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Faux Mode 7 Example


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#1 FredFredrickson

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Posted 08 September 2008 - 05:24 PM

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After having a short conversation with the people in this topic, and seeing various other threads around here on the same subject, I decided I'd create an example GMK (and GM6, courtesy of LGM) to show people how to make a game that looks like the Mode 7 style graphics found on the SNES.

Let me note from the outset - this example does not emulate Mode 7 graphics. Mode 7 was a special function the SNES had to scale, rotate, and distort backgrounds as they were drawn, and this example does not do this. It may be possible to recreate Mode 7's functions using surfaces, but it would be a waste of time and energy to try to emulate this system using Game Maker. So instead, I am providing this example and the following list of style rules to demonstrate that if you adhere to certain self-imposed rules / restrictions, you can make games that look very similar to the old SNES classics without having to kludge together ridiculous graphics emulations.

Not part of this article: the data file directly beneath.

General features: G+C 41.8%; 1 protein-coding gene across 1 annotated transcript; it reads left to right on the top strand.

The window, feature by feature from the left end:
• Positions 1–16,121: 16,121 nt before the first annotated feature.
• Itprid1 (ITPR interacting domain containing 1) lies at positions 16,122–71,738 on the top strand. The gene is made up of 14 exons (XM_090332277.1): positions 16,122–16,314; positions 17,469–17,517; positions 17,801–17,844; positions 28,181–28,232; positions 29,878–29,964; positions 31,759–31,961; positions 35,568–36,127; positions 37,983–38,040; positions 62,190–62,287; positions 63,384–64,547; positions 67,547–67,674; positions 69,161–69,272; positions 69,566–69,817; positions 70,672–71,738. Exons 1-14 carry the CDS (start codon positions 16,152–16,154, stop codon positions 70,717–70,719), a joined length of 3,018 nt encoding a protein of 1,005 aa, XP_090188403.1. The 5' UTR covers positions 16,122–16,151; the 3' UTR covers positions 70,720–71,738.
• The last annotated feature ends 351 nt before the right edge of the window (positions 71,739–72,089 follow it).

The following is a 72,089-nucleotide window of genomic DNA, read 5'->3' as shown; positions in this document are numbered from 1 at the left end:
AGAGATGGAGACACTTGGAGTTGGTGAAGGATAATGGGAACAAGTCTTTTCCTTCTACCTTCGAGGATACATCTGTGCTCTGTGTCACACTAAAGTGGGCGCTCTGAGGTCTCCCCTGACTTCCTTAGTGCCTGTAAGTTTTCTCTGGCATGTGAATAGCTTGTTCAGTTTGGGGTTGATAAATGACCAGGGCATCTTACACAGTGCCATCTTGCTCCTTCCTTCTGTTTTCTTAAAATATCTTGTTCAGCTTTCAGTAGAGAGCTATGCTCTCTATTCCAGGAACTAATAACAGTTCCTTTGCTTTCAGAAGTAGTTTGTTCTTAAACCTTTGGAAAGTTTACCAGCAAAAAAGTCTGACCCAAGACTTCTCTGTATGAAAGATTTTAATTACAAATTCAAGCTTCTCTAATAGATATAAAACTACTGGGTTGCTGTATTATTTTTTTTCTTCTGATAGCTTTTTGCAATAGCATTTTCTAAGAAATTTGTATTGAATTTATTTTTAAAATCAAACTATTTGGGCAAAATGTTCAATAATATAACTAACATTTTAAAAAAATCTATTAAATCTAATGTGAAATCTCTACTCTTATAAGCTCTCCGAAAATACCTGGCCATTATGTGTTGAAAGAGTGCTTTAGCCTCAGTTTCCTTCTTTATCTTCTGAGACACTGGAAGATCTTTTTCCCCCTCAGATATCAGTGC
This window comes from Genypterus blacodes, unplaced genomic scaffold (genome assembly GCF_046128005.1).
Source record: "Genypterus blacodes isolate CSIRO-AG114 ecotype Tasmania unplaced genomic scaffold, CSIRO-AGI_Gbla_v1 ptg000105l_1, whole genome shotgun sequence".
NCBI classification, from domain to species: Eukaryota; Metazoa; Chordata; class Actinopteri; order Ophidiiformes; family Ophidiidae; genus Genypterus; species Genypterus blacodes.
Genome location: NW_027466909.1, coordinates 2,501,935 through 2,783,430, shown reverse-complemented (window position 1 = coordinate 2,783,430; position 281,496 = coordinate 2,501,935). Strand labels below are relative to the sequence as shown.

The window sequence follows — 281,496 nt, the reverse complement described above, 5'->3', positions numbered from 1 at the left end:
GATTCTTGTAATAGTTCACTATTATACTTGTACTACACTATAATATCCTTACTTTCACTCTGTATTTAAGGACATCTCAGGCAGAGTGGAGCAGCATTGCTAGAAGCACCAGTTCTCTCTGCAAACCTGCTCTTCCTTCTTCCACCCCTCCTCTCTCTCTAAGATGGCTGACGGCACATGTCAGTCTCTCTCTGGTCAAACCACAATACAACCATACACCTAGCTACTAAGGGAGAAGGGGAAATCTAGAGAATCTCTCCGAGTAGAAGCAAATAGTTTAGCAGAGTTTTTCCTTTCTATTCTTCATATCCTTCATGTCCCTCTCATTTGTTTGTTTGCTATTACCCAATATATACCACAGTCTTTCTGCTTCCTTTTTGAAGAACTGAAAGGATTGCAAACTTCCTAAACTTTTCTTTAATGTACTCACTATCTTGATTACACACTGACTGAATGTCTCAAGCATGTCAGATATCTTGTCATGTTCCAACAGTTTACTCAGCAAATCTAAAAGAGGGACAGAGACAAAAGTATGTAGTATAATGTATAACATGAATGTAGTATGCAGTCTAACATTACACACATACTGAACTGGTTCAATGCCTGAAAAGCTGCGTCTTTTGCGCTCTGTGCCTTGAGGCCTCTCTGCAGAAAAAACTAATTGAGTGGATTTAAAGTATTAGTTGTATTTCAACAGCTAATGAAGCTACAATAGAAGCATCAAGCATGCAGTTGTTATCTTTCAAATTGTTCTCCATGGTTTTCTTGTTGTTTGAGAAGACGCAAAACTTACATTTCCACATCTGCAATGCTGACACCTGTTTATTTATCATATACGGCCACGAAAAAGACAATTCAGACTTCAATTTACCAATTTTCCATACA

I'm going to use Super Mario Kart as my guide - other games in the SNES library which made use of similar Mode 7 effects (like Pilotwings, for instance) may have broken the rules I will put forth, but you can be the judge of whether or not a certain visual technique breaks the feeling of the Mode 7 style (if there truly is such a thing). With that said, here's the list:
  • Flat ground / terrain - aside from players and a few obstacles, everything drawn in 3D is flat and usually textured. Terrain receding into the distance is usually a repeated pattern. The player's domain is typically a well-detailed and large graphic.
  • Fixed camera height and angle - the camera in the game never changes altitude, and never changes the vertical angle it views the world from.
  • Sprite-based objects - even though the game world was presented as a 3D land mass, players, objects, and everything else was rendered as a 2D sprite.
  • 2D background - no skyboxes in Mario Kart! Backgrounds are flat, and scroll parallax style.
  • No interpolation - the SNES couldn't interpolate colors between pixels, and this was very evident in Mode 7 distortions. Turn it off.